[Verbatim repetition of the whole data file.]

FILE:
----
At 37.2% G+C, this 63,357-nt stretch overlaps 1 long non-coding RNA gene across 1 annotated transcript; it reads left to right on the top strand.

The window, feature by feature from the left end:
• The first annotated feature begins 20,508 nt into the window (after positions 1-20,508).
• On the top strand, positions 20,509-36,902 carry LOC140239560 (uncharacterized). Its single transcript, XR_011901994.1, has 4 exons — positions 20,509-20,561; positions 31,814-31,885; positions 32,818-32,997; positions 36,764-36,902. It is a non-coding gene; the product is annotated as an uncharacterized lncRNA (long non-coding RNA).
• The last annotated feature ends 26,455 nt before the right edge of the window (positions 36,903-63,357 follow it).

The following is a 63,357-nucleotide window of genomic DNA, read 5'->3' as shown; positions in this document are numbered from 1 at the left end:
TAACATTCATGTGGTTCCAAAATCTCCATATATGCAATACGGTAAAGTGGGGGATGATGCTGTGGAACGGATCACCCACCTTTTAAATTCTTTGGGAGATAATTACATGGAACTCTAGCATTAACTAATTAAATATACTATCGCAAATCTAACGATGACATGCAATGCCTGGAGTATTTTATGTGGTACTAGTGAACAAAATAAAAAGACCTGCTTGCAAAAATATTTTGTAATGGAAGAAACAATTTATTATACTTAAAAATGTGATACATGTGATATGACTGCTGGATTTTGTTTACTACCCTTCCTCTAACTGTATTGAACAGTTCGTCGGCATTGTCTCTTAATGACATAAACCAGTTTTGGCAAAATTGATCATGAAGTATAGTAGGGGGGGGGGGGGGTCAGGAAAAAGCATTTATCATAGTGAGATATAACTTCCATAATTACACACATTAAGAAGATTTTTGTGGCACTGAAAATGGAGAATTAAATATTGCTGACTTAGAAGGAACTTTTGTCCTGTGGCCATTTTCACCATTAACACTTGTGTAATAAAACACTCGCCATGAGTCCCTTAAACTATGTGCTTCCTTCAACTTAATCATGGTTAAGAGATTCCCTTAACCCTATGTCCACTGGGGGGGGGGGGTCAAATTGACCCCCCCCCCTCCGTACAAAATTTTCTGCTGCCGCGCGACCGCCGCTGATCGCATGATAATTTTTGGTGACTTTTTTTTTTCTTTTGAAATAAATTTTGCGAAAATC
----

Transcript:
At 37.2% G+C, this 63,357-nt stretch overlaps 1 long non-coding RNA gene across 1 annotated transcript; it reads left to right on the top strand.

The window, feature by feature from the left end:
• The first annotated feature begins 20,508 nt into the window (after positions 1-20,508).
• On the top strand, positions 20,509-36,902 carry LOC140239560 (uncharacterized). Its single transcript, XR_011901994.1, has 4 exons — positions 20,509-20,561; positions 31,814-31,885; positions 32,818-32,997; positions 36,764-36,902. It is a non-coding gene; the product is annotated as an uncharacterized lncRNA (long non-coding RNA).
• The last annotated feature ends 26,455 nt before the right edge of the window (positions 36,903-63,357 follow it).

The following is a 63,357-nucleotide window of genomic DNA, read 5'->3' as shown; positions in this document are numbered from 1 at the left end:
TAACATTCATGTGGTTCCAAAATCTCCATATATGCAATACGGTAAAGTGGGGGATGATGCTGTGGAACGGATCACCCACCTTTTAAATTCTTTGGGAGATAATTACATGGAACTCTAGCATTAACTAATTAAATATACTATCGCAAATCTAACGATGACATGCAATGCCTGGAGTATTTTATGTGGTACTAGTGAACAAAATAAAAAGACCTGCTTGCAAAAATATTTTGTAATGGAAGAAACAATTTATTATACTTAAAAATGTGATACATGTGATATGACTGCTGGATTTTGTTTACTACCCTTCCTCTAACTGTATTGAACAGTTCGTCGGCATTGTCTCTTAATGACATAAACCAGTTTTGGCAAAATTGATCATGAAGTATAGTAGGGGGGGGGGGGGGTCAGGAAAAAGCATTTATCATAGTGAGATATAACTTCCATAATTACACACATTAAGAAGATTTTTGTGGCACTGAAAATGGAGAATTAAATATTGCTGACTTAGAAGGAACTTTTGTCCTGTGGCCATTTTCACCATTAACACTTGTGTAATAAAACACTCGCCATGAGTCCCTTAAACTATGTGCTTCCTTCAACTTAATCATGGTTAAGAGATTCCCTTAACCCTATGTCCACTGGGGGGGGGGGGTCAAATTGACCCCCCCCCCTCCGTACAAAATTTTCTGCTGCCGCGCGACCGCCGCTGATCGCATGATAATTTTTGGTGACTTTTTTTTTTCTTTTGAAATAAATTTTGCGAAAATC